27. ^ "Google Open Sourcing VP8 as Part of WebM Project — Online Video News". Gigaom.com. May 19, 2010. Archived from the original on November 12, 2012. Retrieved November 15, 2012.
  28. ^ Olivarez-Giles, Nathan (March 13, 2013). "Google Replaces Android Boss Andy Rubin With Chrome's Sundar Pichai". Wired. Archived from the original on March 17, 2014. Retrieved March 13, 2013.
  29. ^ "Who is Sundar Pichai?". NDTV.com. Archived from the original on March 10, 2014. Retrieved February 3, 2014.
  30. ^ "Jive Elects Informatica Executive Margaret Breya to Board of Directors". Jive Software. Archived from the original on October 25, 2014. Retrieved February 12, 2014.
  31. ^ a b Helft, Miguel (October 27, 2014). "The Incredibly Fast Rise of Sundar Pichai". Fortune. Archived from the original on April 3, 2015. Retrieved April 5, 2015.
  32. ^ "Official Google Blog: G is for Google". Official Google Blog. Archived from the original on August 10, 2015. Retrieved August 10, 2015.
  33. ^ Furrier, John (January 31, 2014). "Google SVP of Chrome & Apps Sundar Pichai now front runner for Microsoft CEO job". SiliconANGLE. Archived from the original on February 7, 2014. Retrieved February 3, 2014.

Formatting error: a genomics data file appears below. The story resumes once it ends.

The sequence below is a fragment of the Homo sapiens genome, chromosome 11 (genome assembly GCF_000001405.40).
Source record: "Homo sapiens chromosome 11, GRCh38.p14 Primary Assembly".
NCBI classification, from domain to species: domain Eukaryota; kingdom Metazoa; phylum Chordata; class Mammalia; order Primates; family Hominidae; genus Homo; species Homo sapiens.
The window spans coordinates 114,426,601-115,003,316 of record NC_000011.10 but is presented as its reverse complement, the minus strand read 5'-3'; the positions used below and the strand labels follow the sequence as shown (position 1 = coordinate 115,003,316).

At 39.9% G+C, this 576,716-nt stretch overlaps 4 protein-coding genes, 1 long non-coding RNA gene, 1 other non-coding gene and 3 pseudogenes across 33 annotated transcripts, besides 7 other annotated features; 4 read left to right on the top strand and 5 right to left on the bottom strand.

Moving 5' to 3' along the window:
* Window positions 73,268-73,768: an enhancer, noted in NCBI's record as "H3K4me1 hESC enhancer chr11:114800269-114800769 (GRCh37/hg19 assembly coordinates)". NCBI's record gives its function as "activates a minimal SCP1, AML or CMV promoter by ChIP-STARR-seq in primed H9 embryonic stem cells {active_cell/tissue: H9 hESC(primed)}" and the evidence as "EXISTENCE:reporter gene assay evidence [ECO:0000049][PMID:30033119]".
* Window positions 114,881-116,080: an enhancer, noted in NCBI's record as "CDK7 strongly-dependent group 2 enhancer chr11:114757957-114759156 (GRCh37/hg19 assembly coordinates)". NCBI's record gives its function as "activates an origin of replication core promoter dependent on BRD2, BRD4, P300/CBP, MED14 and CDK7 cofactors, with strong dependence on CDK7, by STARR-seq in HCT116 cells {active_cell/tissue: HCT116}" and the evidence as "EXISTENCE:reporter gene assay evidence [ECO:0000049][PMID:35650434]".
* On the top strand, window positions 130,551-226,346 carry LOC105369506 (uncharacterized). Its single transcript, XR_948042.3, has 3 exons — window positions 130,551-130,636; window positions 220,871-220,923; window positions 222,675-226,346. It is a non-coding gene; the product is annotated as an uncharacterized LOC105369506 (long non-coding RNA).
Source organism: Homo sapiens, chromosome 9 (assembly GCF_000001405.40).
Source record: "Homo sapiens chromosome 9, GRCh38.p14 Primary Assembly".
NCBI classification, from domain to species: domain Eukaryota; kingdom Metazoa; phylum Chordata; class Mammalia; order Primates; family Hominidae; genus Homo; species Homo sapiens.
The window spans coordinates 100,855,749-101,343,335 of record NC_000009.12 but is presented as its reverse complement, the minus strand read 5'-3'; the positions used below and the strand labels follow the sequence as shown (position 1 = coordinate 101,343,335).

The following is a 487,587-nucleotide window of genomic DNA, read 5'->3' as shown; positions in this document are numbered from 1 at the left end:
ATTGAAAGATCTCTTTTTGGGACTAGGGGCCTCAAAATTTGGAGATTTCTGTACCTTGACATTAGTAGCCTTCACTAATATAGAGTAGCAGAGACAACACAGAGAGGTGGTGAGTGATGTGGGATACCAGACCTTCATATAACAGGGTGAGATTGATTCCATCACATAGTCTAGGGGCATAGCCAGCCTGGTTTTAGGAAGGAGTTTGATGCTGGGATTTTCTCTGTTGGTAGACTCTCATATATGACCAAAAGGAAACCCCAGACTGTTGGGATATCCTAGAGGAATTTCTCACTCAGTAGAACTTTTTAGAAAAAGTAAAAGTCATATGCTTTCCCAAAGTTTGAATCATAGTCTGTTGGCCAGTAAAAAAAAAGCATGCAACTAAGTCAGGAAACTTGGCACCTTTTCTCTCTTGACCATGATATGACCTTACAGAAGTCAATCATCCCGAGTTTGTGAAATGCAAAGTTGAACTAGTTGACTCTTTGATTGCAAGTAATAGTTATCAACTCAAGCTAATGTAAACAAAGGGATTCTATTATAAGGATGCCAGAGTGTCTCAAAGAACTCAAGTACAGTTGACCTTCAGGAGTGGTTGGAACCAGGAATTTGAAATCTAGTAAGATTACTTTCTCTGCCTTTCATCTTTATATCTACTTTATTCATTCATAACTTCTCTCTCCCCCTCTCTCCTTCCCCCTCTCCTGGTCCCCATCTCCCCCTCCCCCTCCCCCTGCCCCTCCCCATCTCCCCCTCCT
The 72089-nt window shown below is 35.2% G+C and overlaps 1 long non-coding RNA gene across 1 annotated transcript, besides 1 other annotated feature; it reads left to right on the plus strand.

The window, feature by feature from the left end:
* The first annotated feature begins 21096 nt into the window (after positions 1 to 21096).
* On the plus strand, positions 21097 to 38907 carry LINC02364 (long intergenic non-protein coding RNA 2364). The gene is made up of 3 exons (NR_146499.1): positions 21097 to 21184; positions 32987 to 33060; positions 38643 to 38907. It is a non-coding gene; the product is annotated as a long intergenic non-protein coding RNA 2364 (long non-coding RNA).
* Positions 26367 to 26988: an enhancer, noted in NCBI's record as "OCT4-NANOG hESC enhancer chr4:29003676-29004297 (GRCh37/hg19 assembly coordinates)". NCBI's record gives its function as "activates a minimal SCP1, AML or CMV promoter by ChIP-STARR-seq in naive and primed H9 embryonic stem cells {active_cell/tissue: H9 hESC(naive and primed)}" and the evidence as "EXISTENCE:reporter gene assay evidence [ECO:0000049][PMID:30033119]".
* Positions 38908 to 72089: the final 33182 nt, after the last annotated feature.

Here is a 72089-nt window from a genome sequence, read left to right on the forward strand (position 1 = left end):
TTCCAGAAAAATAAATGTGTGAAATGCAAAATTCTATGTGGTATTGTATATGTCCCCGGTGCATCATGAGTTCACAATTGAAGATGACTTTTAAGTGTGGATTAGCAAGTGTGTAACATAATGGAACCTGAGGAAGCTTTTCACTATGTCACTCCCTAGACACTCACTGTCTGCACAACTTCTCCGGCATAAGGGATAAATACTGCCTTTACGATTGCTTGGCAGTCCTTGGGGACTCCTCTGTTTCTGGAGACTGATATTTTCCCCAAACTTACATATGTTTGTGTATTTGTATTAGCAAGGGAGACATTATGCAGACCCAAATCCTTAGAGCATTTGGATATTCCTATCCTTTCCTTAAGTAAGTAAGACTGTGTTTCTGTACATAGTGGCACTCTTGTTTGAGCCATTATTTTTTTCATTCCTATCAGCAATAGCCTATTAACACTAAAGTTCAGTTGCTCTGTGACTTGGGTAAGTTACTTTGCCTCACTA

34. ^ Samuel Gibbs, The most powerful Indian technologists in Silicon Valley Archived April 11, 2016, at the Wayback Machine theguardian.com April 11, 2014.
  35. ^ "Google's Ideological Echo Chamber" (PDF). Archived (PDF) from the original on August 8, 2017. Retrieved August 8, 2017.
  36. ^ Wakabayashi, Daisuke (August 7, 2017). "Google Fires Engineer Who Wrote Memo Questioning Women in Tech". The New York Times. ISSN 0362-4331. Archived from the original on August 10, 2017. Retrieved August 8, 2017.
  37. ^ "Here Are the Citations for the Anti-Diversity Manifesto Circulating at Google". Motherboard. Archived from the original on September 30, 2018. Retrieved August 8, 2017.
  38. ^ Statt, Nick (August 7, 2017). "Google fires employee who wrote anti-diversity memo". The Verge. Archived from the original on August 8, 2017. Retrieved August 8, 2017.
  39. ^ Warren, Tom (August 8, 2017). "Read Google CEO's email to staff about anti-diversity memo". The Verge. Archived from the original on August 8, 2017. Retrieved August 8, 2017.
  40. ^ Liao, Shannon (December 4, 2017). "Apple's Tim Cook and Google's Sundar Pichai were surprise guests at China's internet conference". The Verge. Archived from the original on December 4, 2017. Retrieved December 5, 2017.
  41. ^ Horwitz, Josh (December 4, 2017). "Tim Cook and Sundar Pichai's surprise remarks at China's "open internet" conference". QZ. Archived from the original on December 6, 2017. Retrieved December 5, 2017.
  42. ^ "Sundar Pichai visits FC Barcelona". Retrieved March 17, 2017.
  43. ^ "Sundar Pichai just proved that you can take an Indian out of India but not India out of an Indian". Retrieved June 14, 2019.

External links